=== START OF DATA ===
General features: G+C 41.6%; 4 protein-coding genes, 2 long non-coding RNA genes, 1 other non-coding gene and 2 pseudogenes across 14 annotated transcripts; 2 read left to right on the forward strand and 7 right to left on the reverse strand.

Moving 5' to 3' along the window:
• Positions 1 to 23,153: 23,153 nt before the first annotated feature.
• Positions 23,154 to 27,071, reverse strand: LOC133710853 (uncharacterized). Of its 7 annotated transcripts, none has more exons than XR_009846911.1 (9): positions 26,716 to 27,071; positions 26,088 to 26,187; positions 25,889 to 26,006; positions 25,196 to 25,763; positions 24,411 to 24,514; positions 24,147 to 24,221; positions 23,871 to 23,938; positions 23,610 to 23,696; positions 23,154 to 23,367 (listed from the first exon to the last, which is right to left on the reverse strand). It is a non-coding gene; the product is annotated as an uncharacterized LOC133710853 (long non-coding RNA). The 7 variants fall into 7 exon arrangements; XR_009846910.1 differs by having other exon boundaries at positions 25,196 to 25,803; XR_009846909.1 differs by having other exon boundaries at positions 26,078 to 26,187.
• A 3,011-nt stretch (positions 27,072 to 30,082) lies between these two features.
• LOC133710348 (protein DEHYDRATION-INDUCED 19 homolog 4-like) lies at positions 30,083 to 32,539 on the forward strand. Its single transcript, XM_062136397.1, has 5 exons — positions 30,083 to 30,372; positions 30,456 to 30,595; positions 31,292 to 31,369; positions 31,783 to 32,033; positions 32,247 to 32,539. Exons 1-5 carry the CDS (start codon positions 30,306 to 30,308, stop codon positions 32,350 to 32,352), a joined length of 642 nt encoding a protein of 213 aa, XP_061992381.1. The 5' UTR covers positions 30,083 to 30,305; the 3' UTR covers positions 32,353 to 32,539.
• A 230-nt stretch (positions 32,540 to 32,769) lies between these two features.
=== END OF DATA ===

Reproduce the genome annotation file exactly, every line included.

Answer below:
General features: G+C 41.6%; 4 protein-coding genes, 2 long non-coding RNA genes, 1 other non-coding gene and 2 pseudogenes across 14 annotated transcripts; 2 read left to right on the forward strand and 7 right to left on the reverse strand.

Moving 5' to 3' along the window:
• Positions 1 to 23,153: 23,153 nt before the first annotated feature.
• Positions 23,154 to 27,071, reverse strand: LOC133710853 (uncharacterized). Of its 7 annotated transcripts, none has more exons than XR_009846911.1 (9): positions 26,716 to 27,071; positions 26,088 to 26,187; positions 25,889 to 26,006; positions 25,196 to 25,763; positions 24,411 to 24,514; positions 24,147 to 24,221; positions 23,871 to 23,938; positions 23,610 to 23,696; positions 23,154 to 23,367 (listed from the first exon to the last, which is right to left on the reverse strand). It is a non-coding gene; the product is annotated as an uncharacterized LOC133710853 (long non-coding RNA). The 7 variants fall into 7 exon arrangements; XR_009846910.1 differs by having other exon boundaries at positions 25,196 to 25,803; XR_009846909.1 differs by having other exon boundaries at positions 26,078 to 26,187.
• A 3,011-nt stretch (positions 27,072 to 30,082) lies between these two features.
• LOC133710348 (protein DEHYDRATION-INDUCED 19 homolog 4-like) lies at positions 30,083 to 32,539 on the forward strand. Its single transcript, XM_062136397.1, has 5 exons — positions 30,083 to 30,372; positions 30,456 to 30,595; positions 31,292 to 31,369; positions 31,783 to 32,033; positions 32,247 to 32,539. Exons 1-5 carry the CDS (start codon positions 30,306 to 30,308, stop codon positions 32,350 to 32,352), a joined length of 642 nt encoding a protein of 213 aa, XP_061992381.1. The 5' UTR covers positions 30,083 to 30,305; the 3' UTR covers positions 32,353 to 32,539.
• A 230-nt stretch (positions 32,540 to 32,769) lies between these two features.